At this point I should probably interject with my second piece of advice for avoiding ‘writer’s block’. ¬†I don’t set myself any strict deadlines. ¬†Obviously I have a rough timescale in mind … but because I’m essentially writing for myself at this point, I am the one calling the shots on my time, and how I use it. ¬†And with this relaxed approach, I find I never feel specifically ‘blocked’. ¬†If I’m not feeling overly creative one evening, I’ll turn my attention elsewhere – doing more mundane, less creative tasks like numbering pages, or writing synopses of each chapter so that I can track character development etc. ¬†That way, even in my less creative moments, I still feel like I’m doing something productive.

Going back to the phases of my writing, the third phase, where I fill out the frameworks of each chapter with the actual story, is obviously the phase where I’m most susceptible to blocks. ¬†To get myself into the ‘writing mood’, I find it helps to start each session by reading the chapter beforehand. ¬†This gets me into the right tone, and just reminds me of exactly where I am. ¬†I also try to focus on the story outside of my writing time. ¬†Over time I’ve worked out what works best for me, creatively. ¬†Particularly with dialogue between characters, which is, I think, one of my strong points, I find the best way for me to work out the conversations, is to play them out in my head. ¬†In order for that to happen, I need focussed solace. ¬†And that’s where exercise comes in. ¬†Whether I’m running, or hiking, or just working out in the gym, the focussed alone time is the perfect setting for dialogue to take shape. ¬†And then I just need to make sure I can write down what I’ve come up with, as soon as possible.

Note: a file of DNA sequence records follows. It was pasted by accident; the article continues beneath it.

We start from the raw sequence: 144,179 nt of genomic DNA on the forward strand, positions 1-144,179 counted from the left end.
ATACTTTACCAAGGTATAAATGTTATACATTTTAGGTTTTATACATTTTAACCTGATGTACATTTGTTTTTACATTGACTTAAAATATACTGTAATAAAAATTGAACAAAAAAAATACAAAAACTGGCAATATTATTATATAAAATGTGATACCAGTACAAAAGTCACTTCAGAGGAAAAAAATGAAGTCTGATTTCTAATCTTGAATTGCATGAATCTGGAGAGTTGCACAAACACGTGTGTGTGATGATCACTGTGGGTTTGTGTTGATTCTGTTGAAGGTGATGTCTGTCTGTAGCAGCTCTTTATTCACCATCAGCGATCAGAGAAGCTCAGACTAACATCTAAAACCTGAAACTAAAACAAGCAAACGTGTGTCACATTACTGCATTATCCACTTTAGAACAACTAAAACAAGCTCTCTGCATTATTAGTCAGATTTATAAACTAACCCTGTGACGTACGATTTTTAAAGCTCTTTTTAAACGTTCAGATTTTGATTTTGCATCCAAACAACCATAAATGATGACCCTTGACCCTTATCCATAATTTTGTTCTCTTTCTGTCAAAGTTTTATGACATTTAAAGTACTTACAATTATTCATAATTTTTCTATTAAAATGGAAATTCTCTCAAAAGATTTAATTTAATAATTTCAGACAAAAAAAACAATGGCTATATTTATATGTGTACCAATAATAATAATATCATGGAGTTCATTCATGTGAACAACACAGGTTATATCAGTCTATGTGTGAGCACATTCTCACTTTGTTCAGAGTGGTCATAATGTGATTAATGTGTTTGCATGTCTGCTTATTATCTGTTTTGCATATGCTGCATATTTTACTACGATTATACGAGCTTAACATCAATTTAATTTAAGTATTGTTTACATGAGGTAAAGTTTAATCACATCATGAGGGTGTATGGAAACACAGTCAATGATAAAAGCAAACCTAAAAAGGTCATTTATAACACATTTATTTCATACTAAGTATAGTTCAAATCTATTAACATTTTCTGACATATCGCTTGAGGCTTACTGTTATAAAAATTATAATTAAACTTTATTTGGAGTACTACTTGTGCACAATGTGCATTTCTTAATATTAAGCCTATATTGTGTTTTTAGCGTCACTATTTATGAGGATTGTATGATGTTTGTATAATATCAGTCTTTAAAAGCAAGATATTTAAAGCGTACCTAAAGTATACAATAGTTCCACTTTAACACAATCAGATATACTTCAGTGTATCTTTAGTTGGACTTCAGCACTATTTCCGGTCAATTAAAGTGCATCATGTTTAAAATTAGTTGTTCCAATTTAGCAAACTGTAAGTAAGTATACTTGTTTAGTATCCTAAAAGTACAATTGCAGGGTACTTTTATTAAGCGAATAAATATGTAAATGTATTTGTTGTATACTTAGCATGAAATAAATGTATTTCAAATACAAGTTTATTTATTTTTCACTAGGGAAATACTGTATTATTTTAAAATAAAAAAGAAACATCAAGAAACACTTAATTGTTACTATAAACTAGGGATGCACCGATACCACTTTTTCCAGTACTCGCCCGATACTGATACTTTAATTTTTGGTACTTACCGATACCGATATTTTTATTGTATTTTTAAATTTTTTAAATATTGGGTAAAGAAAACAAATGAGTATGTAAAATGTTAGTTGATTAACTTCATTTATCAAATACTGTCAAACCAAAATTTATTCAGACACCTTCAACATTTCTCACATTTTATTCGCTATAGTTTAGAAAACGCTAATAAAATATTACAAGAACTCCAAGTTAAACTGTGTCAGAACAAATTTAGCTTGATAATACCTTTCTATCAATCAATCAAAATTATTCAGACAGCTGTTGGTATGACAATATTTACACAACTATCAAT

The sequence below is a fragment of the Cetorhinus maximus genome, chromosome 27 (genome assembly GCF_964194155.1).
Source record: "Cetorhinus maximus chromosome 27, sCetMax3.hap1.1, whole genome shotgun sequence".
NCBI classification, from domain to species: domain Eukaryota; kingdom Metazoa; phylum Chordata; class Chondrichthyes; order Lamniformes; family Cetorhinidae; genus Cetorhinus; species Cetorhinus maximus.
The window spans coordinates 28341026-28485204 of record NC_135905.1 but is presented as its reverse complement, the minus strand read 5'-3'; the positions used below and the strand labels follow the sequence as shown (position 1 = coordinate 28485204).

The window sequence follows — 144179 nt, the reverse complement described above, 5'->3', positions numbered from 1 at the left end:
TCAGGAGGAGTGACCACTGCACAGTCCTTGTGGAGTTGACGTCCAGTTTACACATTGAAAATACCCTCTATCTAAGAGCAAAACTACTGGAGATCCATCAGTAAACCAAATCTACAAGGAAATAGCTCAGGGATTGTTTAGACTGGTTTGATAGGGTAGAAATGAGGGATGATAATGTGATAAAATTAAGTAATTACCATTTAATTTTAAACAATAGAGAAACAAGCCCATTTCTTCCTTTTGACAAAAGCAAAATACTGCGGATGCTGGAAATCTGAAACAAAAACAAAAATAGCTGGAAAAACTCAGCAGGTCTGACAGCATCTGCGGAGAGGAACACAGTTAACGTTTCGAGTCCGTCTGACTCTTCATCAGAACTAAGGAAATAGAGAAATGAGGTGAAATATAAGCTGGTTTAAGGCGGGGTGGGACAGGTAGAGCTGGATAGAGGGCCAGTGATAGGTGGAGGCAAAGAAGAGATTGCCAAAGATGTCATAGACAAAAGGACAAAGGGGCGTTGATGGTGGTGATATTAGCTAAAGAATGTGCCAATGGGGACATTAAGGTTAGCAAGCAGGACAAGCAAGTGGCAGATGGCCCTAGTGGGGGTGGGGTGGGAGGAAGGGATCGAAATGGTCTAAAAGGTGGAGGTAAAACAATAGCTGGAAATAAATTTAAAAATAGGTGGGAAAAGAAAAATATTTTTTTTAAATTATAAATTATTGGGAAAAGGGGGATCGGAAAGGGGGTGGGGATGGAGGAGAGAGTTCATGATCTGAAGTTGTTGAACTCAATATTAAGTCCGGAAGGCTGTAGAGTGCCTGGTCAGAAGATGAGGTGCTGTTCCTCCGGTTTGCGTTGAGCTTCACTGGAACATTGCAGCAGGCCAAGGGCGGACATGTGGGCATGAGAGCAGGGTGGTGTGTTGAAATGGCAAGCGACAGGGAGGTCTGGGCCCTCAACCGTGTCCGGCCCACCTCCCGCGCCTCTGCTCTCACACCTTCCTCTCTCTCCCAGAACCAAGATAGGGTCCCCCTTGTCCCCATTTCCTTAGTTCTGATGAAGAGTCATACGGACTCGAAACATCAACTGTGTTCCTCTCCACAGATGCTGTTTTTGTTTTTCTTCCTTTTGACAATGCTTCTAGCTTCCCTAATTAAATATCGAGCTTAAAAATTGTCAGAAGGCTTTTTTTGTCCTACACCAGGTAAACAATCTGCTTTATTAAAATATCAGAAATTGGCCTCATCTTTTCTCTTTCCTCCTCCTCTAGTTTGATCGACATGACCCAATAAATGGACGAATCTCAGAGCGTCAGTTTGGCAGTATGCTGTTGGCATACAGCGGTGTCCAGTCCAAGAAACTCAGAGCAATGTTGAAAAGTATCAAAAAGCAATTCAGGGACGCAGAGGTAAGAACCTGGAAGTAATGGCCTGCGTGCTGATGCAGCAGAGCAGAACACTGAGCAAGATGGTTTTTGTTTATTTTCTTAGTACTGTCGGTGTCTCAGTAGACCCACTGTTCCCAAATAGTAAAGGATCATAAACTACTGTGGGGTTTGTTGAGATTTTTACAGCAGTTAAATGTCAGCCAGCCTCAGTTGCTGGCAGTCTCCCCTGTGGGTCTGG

When I was in Peru, I hiked the Inca Trail.  Whilst I was in a group, and it was quite sociable, there were also long stretches of tough hiking when no one talked.  And these were the times I found most productive as a writer.  At the end of each day, as we sat around waiting for dinnertime, I would madly scribble out page after page of notes.

Finally, I have one last tip for writer’s block … and that’s to read!

The best way to think like a writer, is to surround yourself with writing. ¬†Now, I’m not suggesting plagiarism! ¬†I just think the way to be most creative, is to get yourself into a creative frame of mind. ¬†And that means immersing yourself in stories, because they will stretch your own imagination. ¬†I find, if I want to think in the first person, I need to read stories written in the first person, so that my internal voice is playing out accordingly. ¬†Likewise, I’m about to start writing a book for younger children than I normally write for, and so, I’ve been re-reading some of my favourite children’s books, so that I can achieve the best tone, and think from a children’s book perspective.

So those are my ‘cures’ for writer’s block –

  1. Know and understand your writing style
  2. Don’t put too much pressure on yourself
  3. Find other productive things to do when you’re not feeling creative
  4. Creativity doesn’t only have a place when you’re sitting down in front of your laptop
  5. Surround yourself with creativity – particularly your current genre of writing

C-C xx